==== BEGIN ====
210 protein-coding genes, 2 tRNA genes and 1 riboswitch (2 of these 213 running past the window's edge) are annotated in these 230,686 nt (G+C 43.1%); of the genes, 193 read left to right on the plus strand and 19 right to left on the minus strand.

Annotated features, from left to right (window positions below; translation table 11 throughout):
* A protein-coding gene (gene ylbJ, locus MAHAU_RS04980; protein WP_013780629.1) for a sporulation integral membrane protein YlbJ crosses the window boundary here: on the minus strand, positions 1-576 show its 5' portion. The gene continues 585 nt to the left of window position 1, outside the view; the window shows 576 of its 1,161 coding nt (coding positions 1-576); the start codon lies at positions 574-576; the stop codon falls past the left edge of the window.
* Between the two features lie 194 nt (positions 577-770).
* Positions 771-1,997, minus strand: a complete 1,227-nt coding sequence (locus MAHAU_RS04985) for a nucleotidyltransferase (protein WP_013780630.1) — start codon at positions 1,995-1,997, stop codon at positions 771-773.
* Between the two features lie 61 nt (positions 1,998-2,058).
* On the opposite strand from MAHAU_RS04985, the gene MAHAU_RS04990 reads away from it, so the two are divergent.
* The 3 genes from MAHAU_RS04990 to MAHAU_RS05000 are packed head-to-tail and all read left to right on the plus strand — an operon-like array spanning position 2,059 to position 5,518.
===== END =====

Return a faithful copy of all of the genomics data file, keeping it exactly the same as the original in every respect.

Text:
210 protein-coding genes, 2 tRNA genes and 1 riboswitch (2 of these 213 running past the window's edge) are annotated in these 230,686 nt (G+C 43.1%); of the genes, 193 read left to right on the plus strand and 19 right to left on the minus strand.

Annotated features, from left to right (window positions below; translation table 11 throughout):
* A protein-coding gene (gene ylbJ, locus MAHAU_RS04980; protein WP_013780629.1) for a sporulation integral membrane protein YlbJ crosses the window boundary here: on the minus strand, positions 1-576 show its 5' portion. The gene continues 585 nt to the left of window position 1, outside the view; the window shows 576 of its 1,161 coding nt (coding positions 1-576); the start codon lies at positions 574-576; the stop codon falls past the left edge of the window.
* Between the two features lie 194 nt (positions 577-770).
* Positions 771-1,997, minus strand: a complete 1,227-nt coding sequence (locus MAHAU_RS04985) for a nucleotidyltransferase (protein WP_013780630.1) — start codon at positions 1,995-1,997, stop codon at positions 771-773.
* Between the two features lie 61 nt (positions 1,998-2,058).
* On the opposite strand from MAHAU_RS04985, the gene MAHAU_RS04990 reads away from it, so the two are divergent.
* The 3 genes from MAHAU_RS04990 to MAHAU_RS05000 are packed head-to-tail and all read left to right on the plus strand — an operon-like array spanning position 2,059 to position 5,518.